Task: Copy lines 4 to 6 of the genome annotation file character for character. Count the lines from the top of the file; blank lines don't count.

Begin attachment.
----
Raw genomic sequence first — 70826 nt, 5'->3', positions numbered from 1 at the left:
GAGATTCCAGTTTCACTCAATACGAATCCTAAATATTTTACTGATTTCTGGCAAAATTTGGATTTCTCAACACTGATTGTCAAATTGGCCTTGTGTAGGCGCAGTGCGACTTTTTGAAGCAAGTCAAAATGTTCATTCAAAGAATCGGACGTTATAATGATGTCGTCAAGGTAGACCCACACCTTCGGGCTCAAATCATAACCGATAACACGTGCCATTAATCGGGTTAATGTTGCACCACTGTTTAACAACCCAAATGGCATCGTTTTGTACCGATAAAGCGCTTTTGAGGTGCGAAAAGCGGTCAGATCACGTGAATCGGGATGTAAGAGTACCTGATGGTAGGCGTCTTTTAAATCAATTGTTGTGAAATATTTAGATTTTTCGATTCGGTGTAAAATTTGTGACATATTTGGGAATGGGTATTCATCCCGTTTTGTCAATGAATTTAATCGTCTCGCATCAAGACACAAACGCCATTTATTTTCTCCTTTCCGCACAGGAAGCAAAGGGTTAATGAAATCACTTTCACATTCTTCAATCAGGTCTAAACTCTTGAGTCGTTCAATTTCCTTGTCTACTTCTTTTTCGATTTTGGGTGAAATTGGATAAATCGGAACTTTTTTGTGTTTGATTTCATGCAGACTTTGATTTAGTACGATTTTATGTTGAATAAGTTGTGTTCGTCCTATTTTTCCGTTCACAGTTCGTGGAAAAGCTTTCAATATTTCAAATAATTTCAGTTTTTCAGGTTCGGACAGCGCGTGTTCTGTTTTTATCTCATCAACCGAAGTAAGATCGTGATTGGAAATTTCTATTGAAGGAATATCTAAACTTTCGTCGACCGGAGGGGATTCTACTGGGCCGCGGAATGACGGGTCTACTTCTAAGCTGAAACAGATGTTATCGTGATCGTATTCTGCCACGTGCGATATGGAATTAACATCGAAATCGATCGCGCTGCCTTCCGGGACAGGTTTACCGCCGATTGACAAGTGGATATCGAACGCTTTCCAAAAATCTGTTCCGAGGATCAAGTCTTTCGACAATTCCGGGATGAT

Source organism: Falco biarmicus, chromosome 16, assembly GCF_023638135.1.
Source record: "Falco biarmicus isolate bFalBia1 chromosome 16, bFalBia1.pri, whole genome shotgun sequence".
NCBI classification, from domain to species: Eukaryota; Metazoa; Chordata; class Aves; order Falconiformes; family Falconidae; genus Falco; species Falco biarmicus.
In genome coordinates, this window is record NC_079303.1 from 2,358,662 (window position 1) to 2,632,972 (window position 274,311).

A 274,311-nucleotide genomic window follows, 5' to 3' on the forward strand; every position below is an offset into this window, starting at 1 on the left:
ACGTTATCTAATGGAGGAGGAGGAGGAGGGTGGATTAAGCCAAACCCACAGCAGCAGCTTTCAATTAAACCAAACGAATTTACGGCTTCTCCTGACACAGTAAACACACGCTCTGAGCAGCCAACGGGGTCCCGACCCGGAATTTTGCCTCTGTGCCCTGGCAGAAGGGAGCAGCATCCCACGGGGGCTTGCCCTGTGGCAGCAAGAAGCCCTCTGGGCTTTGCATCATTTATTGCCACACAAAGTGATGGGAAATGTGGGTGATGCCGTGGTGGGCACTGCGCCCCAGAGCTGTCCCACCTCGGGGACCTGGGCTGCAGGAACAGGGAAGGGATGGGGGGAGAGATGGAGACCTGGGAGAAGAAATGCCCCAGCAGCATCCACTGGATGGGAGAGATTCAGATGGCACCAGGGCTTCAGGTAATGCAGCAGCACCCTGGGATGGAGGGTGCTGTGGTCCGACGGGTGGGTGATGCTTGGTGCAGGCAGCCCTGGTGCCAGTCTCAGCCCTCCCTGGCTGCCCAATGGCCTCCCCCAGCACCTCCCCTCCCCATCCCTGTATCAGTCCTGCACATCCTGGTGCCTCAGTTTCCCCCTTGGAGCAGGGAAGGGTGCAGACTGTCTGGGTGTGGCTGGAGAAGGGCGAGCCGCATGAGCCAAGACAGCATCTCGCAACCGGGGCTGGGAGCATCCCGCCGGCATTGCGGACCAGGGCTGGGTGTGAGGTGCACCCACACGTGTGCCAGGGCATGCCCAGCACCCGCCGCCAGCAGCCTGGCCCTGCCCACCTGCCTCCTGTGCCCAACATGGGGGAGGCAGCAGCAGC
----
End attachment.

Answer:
Source record: "Falco biarmicus isolate bFalBia1 chromosome 16, bFalBia1.pri, whole genome shotgun sequence".
NCBI classification, from domain to species: Eukaryota; Metazoa; Chordata; class Aves; order Falconiformes; family Falconidae; genus Falco; species Falco biarmicus.
In genome coordinates, this window is record NC_079303.1 from 2,358,662 (window position 1) to 2,632,972 (window position 274,311).